FAQs – Character Portrayals of Eve, Adam, and Their Children
Each morning puts a man on trial and each evening passes judgment. --Roy L. Smith

Ooh, yuck.  You have the whole incest thing going between Naava and Cain.  Why is that?

If you believe that Adam and Eve were the first people on earth, then who else are their children going to have sex with?  Certainly not Eve and Adam.  True?

If you don’t believe that Adam and Eve were the first people on earth, then you have to remember that the novel is a work of fiction, and if Adam and Eve’s family did not yet know about other people, they would be interested in each other.

Who was your role model for Eve?  And do you feel you portrayed her too modernly?

I have every woman I’ve ever met to thank for Eve.  Indeed, she’s a compilation of the life stories and common themes I’ve heard over and over again–from friends, from relatives, from strangers.

I consulted numerous books on how Eve is seen in various cultures and how she has been portrayed in history and literature, for I wanted an Eve who seemed achingly real.  Someone whom I could identify with.  Someone whom I was rooting for.  I relied on Mishael M. Caspi’s Eve in Three Traditions and Literatures: Judaism, Christianity, and Islam (in collaboration with Mohammad Jiyad) and Pamela Norris’s Eve: A Biography and Carol Meyers’ Discovering Eve: Ancient Israelite Women in Context.  But mostly, it’s as I stated above.  Eve comes from my heart and from the experiences of my women friends.  After all, if she is human, then she has felt everything we feel.  Emotions are the same in any century.

How did you come up with your characters?  Eve’s daughters are not mentioned in the Bible or in the Torah.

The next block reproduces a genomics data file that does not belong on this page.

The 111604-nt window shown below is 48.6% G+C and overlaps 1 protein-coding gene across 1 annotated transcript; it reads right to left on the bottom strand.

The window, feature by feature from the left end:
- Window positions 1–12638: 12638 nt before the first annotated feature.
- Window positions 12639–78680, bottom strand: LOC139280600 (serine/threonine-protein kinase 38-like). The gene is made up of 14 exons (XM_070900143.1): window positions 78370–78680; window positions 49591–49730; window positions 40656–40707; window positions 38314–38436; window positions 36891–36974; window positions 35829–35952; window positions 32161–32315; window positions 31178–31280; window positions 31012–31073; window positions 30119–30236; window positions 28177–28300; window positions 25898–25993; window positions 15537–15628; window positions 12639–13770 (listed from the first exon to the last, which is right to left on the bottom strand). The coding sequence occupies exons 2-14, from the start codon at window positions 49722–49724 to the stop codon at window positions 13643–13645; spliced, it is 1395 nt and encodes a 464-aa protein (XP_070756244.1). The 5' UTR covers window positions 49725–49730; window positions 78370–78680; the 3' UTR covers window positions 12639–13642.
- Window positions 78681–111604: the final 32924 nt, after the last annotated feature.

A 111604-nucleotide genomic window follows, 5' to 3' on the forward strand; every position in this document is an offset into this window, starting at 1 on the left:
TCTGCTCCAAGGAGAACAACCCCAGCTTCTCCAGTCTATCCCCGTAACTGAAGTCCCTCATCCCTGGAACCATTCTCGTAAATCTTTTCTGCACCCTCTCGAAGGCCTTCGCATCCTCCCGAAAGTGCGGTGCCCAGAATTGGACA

Right you are!  As you already know, the skeleton of the Adam and Eve story is there in Genesis.  I have had to bulk it up with muscle and fat.  Fictional muscle and fat.  Eve’s daughters have emerged from my mind, as has the reason why Elohim rejected Cain’s offering.  [To answer the question of why Adam and Eve had to have girls, see the answer to the incest question that begins this section of questions.]  I have had to concoct a solution to the puzzle of why Elohim would reward one child and not the other, when they both were being dutiful in their offerings—externally, anyway.  Doesn’t every parent know they cannot favor one child over the other?!  I used Rabbi David Fohrman’s The Beast That Crouches at the Door: Adam & Eve, Cain & Abel, and Beyond to sort out, in my mind, why Cain would kill Abel and what would lead him to do such a thing.

Isn’t Dara too young to watch other children?  At the beginning of the novel she speaks in a younger voice than at the end.  Why is that?

I think in today’s world, certainly, Dara might have been considered too young, but there are numerous accounts of children much younger than Dara taking on huge adult-like responsibilities.  Child labor, anyone?

She grows up over the summer.  She still has some questions–don’t we all?–but she’s learned some things being in the city, and this affects her demeanor and voice.

I like Dara’s sweet response to Aya’s insistence that Dara learn to talk to Elohim.  Where did you come up with that idea?

For “Maybe Elohim is wild, like the hedgehog,” Dara says.  “You can’t count on Him,” I have Philip Yancey to thank.  In his book, Prayer: Does It Make Any Difference?, he tells of a fox den behind his house and how, when he has visitors, he takes them to the fox den, hoping for an appearance of their litter of kits.  Yancey warns his guests in advance, “They are wild animals, you know….We’re not in charge.  It’s up to them whether they make an appearance or not.”  After a particularly exciting viewing, one of Yancey’s guests who had been going through a difficult time, wrote him a letter saying, “He is wild, you know….We’re not in charge.”  My sentiments, exactly.